plaints toward such, including, "He uses all the drawers and
boxes for his shoes, hat, parcels, and personal collection . . .
Waits until the engineer whistles, then hurriedly ties out his
local package and charges you with a pouch-exchange failure
when you can't get to the door in time . . . Asserts his author-
ity—officious and arrogant in giving orders . . . Lets some
favorite mollycoddle assign the distribution for the crew . . .
Is a superman on supervision, pygmy on effort . . . Never has
time to listen to suggestions . . . Arranges for valet service—
someone to wait on him, no matter how busy . . . Fallaciously
thinks the hard way is the best way to get the most out of
his crew . . . Never gives partner a lift when a ten-minute
breather would have saved carrying mail by . . . Careless
about orders from his superiors— thinks they are meant for
. . . the crew," and so on.

It must again be emphasized that such clerks-in-charge are
much in the minority, and that the chief himself has to con-
tend with the annoying crew-member habits quoted from
Mr. Bonewits earlier, not to mention many others. And
of course there are anecdotes galore about clerks-in-charge.
A C.-in-C. on the old Chicago & Hannibal (IC-Wabash), says
F. C. Gardiner, discovered a sleeper in his Decatur box just
after all mail was unloaded at Decatur. The conscientious
chief took the letter in his teeth, jumped off, snatched a pouch
off the truck, unlocked it, threw the lock in the pouch, and
closed it up, yelling, "Gimme a lock! Gimme a lock!" until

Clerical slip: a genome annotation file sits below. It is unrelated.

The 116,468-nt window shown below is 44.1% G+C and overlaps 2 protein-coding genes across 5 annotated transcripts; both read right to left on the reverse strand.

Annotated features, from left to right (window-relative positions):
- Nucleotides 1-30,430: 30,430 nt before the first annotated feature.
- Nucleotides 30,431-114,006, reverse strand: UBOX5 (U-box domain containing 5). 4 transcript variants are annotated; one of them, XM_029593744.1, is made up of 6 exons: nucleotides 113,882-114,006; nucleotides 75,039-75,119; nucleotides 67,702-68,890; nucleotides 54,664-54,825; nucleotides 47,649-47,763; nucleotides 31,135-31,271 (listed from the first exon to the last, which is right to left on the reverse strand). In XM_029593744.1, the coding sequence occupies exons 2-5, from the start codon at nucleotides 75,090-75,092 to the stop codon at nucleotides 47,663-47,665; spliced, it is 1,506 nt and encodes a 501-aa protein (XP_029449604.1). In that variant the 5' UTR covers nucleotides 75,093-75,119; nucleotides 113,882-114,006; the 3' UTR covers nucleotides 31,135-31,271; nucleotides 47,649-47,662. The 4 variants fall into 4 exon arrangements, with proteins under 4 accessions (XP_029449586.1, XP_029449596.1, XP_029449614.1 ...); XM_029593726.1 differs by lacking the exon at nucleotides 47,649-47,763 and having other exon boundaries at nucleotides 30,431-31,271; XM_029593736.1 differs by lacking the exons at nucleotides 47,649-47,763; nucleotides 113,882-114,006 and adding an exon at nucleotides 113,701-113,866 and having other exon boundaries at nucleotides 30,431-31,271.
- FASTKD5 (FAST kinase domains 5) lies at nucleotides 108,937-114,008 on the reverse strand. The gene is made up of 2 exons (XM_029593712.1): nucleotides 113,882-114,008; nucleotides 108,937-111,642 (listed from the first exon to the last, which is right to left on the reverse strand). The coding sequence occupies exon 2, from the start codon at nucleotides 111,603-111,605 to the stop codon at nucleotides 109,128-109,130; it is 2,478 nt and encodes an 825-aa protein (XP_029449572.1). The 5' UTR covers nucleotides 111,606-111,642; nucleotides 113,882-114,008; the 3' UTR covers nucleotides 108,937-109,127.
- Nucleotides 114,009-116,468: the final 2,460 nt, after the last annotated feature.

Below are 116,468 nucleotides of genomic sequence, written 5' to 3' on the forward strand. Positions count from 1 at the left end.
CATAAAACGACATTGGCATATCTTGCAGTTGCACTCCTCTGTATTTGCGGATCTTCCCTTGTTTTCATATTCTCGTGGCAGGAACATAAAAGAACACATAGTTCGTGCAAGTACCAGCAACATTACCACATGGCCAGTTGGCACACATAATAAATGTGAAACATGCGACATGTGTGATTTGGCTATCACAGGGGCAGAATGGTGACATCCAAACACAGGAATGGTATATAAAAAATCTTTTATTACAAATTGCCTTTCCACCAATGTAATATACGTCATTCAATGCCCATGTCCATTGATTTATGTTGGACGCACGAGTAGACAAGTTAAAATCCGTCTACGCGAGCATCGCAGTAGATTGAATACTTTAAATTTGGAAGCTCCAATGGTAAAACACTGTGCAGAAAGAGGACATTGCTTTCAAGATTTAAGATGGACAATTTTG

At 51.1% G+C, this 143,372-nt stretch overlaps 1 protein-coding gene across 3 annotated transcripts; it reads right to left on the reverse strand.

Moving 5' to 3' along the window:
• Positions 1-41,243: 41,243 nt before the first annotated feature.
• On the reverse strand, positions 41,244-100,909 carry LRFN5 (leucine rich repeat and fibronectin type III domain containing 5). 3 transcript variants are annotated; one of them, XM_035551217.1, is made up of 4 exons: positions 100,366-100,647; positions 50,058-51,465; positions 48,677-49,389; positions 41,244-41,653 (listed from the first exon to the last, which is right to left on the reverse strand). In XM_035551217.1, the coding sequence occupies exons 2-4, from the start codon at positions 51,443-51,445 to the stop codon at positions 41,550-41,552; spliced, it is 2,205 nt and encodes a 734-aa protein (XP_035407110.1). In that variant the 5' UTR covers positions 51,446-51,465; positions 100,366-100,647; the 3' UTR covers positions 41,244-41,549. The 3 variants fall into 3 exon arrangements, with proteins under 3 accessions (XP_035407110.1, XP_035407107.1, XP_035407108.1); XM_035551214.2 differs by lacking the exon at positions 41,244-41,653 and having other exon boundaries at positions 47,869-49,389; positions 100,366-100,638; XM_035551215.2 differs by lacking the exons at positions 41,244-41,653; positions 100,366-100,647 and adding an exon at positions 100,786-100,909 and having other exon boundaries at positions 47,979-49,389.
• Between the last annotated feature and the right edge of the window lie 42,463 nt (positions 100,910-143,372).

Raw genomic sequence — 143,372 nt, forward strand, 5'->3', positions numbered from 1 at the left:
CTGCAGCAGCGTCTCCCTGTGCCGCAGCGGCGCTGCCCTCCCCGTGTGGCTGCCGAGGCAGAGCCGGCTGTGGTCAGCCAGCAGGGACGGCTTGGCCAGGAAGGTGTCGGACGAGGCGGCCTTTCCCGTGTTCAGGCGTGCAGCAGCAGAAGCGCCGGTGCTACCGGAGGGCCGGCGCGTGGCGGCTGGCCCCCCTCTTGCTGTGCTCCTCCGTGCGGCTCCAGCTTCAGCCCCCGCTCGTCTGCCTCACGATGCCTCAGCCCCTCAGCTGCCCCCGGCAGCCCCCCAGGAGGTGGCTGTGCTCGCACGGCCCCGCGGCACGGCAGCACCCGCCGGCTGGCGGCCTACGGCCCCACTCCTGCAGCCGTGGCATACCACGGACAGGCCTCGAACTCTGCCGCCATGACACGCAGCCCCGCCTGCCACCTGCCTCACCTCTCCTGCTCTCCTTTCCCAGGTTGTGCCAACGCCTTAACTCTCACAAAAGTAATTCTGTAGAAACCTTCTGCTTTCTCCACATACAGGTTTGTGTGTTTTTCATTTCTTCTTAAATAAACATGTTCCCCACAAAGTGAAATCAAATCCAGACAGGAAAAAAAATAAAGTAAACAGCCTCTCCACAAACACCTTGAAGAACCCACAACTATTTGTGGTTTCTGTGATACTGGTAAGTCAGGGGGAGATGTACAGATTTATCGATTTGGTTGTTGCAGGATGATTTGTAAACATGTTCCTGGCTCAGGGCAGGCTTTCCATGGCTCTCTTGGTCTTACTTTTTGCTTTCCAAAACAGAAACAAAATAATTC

the second clerk tossed him one just as the train started up.
When he jumped back inside, his teeth still held the letter
tightly clenched!

Old "Rocky," in charge on a Western run, would fuss at
his men whenever he got caught up on his work; so to occupy
him they would slip a penny under his letters— keeping him
busy for half on hour digging into his grips, sprawled amid
patent medicines and junk, hunting for a "matter-found-
loose-in-the-mails" form and writing it up. Years ago, Owen


D. Clark gasped when, while he was throwing mail as a sub
on a branch line in the East, a sudden shot rang out in the
car. His clerk-in-charge was standing there with a smoking
.45 in his hand. But he hadn't gone berserk; his old-style
gun had a secret shell compartment, which he had forgotten
about when he dumped the bullets out before hammering a
loose nail with the butt. Before putting them back, he had
decided to give the trigger a couple of test clicks!

On the Atchison & Downs (MoPac) in Kansas an elderly
bachelor clerk-in-charge had a crush on a little postmistress
out on the line. The romance progressed nicely during the
train's two-minute stops there as the little lady met the train,
until the old chap stayed home sick one day and a sub (who
resembled him enough to pass for a son) was sent oiu amply
coached by the crew. He answered the postmistress's inquiry:

"Yeah, Pop's rheumatism has got him again." Then, notic-
ing a pendant she wore, "Say! Where d'ye get Ma's locket-
did Pop give it to you?"

The old gent could never understand why she stopped
meetinsr the train.

Clerks-in-charge have run up enviable records in super-
vising the same crew for many decades. Before 1900, it was
reported, J. C. Beck of the N. Y. & Chic. (NYCent) had held
such a record for nearly thirty-five years. Palmer C. Vincent
of the Chatham & N. Y. (NYCent), supervised one crew from
1906 to 1943.

Then there was J. F. "Cat" Caterlin of the K.C. & Denison
(M-K-T), who perhaps typifies the ideal clerk-in-charge, with
forty years' total service on the line. One could not find, says

E. E. Stuart, a more beloved or capable chief; he was a charter
member of the R.M.A. and a division secretary, and a regular
"steam engine" on his Texas letters in the mail car. He
"would slash a double row five feet long, jab his right arm
like a piston, and never slacken until the last letter was in
. . . 'Old Cat can sure hide it,' they said. It was his best, his
whole best, nothing but the best . . . Competent in action,